(c) adhering a visco-elastic material on the top surface of the slider support plate between the protrusion on the bottom surface of the load beam and the top side of the support plate, and contacting an apex region of the protrusion at a well formed in the visco-elastic material.
Description
FIELD OF THE INVENTION

This invention relates generally to suspension mechanism for supporting a device, such as a magnetic head, capable of reading and or writing data to or from a data storage medium. More particularly, the invention relates to an improved gimbal suspension for reducing vibration experienced by a disk head slider.

DESCRIPTION OF THE PRIOR ART

Data storage devices employing one or more rotating disks with one or more surfaces on each disk useable for storing digital data are well known. Such data storage devices are often referred to as disk drives. Disk drives provide a relatively low cost means for randomly storing and accessing data. Typically, each data storage surface is divided into a number of concentric circular data tracks. Each data track is typically further divided into a number of data track locations or sectors capable of storing information. Generally, data is written or accessed by positioning a read/write magnetic head held by a head suspension for supporting the head over a selected data track while the disk is rotating. The read/write head can then read or write data to or from track sectors located on that data track. The read/write head is typically biased against the surface of the disk such that, as the disk rotates, the read/write head “flies” on an air bearing above the disk.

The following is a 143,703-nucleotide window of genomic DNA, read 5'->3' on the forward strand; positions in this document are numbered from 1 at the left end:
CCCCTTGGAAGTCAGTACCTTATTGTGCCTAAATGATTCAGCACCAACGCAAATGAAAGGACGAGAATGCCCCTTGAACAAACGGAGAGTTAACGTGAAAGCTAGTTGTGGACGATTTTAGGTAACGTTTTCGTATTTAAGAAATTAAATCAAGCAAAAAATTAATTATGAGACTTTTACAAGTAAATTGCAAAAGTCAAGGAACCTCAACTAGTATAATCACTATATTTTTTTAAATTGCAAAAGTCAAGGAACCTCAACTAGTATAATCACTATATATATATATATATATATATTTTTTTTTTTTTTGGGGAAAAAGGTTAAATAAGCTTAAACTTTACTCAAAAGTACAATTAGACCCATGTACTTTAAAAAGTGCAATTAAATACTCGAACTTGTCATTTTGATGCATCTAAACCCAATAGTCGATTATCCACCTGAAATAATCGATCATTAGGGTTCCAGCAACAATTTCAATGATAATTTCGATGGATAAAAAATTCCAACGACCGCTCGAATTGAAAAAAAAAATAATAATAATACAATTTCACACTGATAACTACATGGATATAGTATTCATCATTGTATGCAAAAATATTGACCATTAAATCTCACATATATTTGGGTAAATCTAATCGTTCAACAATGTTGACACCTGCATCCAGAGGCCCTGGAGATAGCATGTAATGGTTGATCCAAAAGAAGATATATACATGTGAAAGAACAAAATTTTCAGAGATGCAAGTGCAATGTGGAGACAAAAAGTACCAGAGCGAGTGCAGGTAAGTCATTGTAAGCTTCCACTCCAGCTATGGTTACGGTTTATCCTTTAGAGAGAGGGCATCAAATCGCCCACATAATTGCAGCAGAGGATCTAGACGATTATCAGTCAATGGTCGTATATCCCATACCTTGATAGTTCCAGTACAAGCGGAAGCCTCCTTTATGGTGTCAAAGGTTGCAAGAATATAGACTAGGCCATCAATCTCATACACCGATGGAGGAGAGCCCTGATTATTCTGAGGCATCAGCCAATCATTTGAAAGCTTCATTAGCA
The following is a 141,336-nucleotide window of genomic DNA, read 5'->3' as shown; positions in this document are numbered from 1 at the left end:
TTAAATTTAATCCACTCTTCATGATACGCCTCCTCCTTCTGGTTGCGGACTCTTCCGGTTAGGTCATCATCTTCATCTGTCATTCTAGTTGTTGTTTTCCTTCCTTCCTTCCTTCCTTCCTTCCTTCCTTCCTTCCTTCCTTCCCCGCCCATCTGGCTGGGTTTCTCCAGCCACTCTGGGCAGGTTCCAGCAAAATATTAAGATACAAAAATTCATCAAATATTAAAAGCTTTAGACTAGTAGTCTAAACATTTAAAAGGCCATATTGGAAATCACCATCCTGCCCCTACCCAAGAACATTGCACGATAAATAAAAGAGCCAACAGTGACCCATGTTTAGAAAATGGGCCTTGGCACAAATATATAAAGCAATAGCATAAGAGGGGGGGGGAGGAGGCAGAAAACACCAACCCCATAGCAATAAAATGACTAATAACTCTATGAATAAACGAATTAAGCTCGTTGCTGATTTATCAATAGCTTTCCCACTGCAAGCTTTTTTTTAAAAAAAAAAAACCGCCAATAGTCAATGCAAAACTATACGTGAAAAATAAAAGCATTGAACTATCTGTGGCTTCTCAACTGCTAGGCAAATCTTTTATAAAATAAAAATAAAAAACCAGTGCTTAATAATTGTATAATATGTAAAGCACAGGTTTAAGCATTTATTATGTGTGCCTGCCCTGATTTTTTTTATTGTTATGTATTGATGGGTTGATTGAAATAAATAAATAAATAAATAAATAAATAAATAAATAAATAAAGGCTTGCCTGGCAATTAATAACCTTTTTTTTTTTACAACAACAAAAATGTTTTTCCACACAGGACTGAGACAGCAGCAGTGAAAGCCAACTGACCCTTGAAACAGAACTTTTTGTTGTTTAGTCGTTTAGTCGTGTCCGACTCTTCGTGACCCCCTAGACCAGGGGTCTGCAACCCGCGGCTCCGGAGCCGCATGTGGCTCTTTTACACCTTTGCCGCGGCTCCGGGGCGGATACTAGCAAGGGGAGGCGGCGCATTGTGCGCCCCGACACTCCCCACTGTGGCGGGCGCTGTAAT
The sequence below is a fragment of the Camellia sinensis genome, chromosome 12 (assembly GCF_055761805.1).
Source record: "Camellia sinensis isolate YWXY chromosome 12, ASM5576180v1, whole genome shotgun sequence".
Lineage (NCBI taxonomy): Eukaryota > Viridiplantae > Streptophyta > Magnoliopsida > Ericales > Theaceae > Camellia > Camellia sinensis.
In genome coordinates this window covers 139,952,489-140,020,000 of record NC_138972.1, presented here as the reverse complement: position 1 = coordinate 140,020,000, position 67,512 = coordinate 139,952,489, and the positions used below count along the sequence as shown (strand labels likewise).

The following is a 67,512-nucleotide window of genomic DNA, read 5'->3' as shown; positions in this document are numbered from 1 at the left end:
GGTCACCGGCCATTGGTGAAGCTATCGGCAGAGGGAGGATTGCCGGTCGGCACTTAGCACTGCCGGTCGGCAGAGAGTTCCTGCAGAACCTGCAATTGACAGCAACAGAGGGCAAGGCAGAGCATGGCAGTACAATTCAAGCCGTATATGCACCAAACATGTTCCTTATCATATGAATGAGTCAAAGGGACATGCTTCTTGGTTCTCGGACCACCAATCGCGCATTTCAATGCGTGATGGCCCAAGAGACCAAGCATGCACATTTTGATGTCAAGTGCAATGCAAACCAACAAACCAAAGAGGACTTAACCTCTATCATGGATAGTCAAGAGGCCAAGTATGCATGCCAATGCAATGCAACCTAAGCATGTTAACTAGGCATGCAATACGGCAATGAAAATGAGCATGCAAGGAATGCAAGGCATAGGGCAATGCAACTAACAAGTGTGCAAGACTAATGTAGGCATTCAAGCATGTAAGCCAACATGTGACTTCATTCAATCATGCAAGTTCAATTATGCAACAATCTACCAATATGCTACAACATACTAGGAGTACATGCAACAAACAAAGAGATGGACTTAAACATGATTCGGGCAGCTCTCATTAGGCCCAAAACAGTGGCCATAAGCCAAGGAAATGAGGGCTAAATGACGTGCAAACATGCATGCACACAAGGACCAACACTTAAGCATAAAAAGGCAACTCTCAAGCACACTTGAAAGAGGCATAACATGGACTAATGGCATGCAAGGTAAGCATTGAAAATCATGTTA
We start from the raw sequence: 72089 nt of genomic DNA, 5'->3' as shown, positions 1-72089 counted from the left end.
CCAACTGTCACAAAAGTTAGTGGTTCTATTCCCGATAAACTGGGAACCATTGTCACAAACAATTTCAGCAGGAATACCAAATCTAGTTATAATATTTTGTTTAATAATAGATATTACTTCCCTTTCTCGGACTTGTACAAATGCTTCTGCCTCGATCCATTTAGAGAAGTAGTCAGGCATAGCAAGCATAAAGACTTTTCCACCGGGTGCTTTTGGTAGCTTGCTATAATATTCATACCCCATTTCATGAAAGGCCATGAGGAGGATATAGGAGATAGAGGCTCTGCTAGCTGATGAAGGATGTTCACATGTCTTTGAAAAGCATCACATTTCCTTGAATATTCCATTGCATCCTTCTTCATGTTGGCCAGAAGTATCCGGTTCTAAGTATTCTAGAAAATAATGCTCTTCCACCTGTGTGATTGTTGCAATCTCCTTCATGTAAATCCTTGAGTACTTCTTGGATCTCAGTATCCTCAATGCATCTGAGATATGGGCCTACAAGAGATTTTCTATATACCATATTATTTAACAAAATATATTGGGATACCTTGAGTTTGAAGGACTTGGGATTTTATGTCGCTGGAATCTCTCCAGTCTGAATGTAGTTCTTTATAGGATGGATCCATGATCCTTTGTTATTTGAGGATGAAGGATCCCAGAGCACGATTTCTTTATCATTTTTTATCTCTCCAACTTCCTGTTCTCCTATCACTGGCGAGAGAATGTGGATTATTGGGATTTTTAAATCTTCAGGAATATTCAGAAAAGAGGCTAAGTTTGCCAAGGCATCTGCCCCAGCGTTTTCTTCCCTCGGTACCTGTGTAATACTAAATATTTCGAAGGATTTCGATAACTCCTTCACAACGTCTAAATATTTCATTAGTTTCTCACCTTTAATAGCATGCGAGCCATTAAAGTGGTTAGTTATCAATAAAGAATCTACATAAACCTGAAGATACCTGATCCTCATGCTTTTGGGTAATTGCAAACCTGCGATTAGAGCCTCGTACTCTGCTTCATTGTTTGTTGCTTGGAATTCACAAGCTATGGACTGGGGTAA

A typical suspension system in a hard disk drive includes a voice coil motor configured for rotating an actuator arm over a desired location on the disk by rotating the actuator arm around an axis on a support spindle. A head suspension or load beam is coupled to the end of the actuator arm, and frequently, a flexure that carries the read/write head is coupled to the end of the load beam. This type of suspension may be used in both magnetic and non-magnetic data storage devices.